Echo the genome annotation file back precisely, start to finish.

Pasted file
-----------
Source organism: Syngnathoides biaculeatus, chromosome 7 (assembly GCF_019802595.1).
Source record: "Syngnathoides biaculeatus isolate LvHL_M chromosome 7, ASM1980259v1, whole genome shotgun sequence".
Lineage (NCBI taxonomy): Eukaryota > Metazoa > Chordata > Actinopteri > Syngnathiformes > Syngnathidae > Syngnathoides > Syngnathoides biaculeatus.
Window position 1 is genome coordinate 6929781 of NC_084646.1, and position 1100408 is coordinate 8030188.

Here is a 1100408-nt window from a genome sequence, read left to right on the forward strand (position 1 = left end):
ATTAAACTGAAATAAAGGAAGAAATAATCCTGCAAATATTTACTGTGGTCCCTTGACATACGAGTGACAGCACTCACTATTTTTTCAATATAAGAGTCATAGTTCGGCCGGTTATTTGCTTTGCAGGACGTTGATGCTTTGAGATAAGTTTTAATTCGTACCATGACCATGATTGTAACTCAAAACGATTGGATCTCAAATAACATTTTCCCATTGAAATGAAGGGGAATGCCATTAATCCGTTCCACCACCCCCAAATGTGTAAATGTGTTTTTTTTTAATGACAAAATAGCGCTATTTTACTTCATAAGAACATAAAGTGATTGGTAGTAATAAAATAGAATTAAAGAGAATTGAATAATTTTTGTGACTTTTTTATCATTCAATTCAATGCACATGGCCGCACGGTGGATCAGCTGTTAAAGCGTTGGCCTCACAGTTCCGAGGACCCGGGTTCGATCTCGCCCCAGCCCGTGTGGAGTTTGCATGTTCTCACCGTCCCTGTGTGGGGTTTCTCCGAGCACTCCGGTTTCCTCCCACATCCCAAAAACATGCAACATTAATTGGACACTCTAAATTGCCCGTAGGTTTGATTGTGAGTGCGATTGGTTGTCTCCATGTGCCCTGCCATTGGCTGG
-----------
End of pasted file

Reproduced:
Source organism: Syngnathoides biaculeatus, chromosome 7 (assembly GCF_019802595.1).
Source record: "Syngnathoides biaculeatus isolate LvHL_M chromosome 7, ASM1980259v1, whole genome shotgun sequence".
Lineage (NCBI taxonomy): Eukaryota > Metazoa > Chordata > Actinopteri > Syngnathiformes > Syngnathidae > Syngnathoides > Syngnathoides biaculeatus.
Window position 1 is genome coordinate 6929781 of NC_084646.1, and position 1100408 is coordinate 8030188.

Here is a 1100408-nt window from a genome sequence, read left to right on the forward strand (position 1 = left end):
ATTAAACTGAAATAAAGGAAGAAATAATCCTGCAAATATTTACTGTGGTCCCTTGACATACGAGTGACAGCACTCACTATTTTTTCAATATAAGAGTCATAGTTCGGCCGGTTATTTGCTTTGCAGGACGTTGATGCTTTGAGATAAGTTTTAATTCGTACCATGACCATGATTGTAACTCAAAACGATTGGATCTCAAATAACATTTTCCCATTGAAATGAAGGGGAATGCCATTAATCCGTTCCACCACCCCCAAATGTGTAAATGTGTTTTTTTTTAATGACAAAATAGCGCTATTTTACTTCATAAGAACATAAAGTGATTGGTAGTAATAAAATAGAATTAAAGAGAATTGAATAATTTTTGTGACTTTTTTATCATTCAATTCAATGCACATGGCCGCACGGTGGATCAGCTGTTAAAGCGTTGGCCTCACAGTTCCGAGGACCCGGGTTCGATCTCGCCCCAGCCCGTGTGGAGTTTGCATGTTCTCACCGTCCCTGTGTGGGGTTTCTCCGAGCACTCCGGTTTCCTCCCACATCCCAAAAACATGCAACATTAATTGGACACTCTAAATTGCCCGTAGGTTTGATTGTGAGTGCGATTGGTTGTCTCCATGTGCCCTGCCATTGGCTGG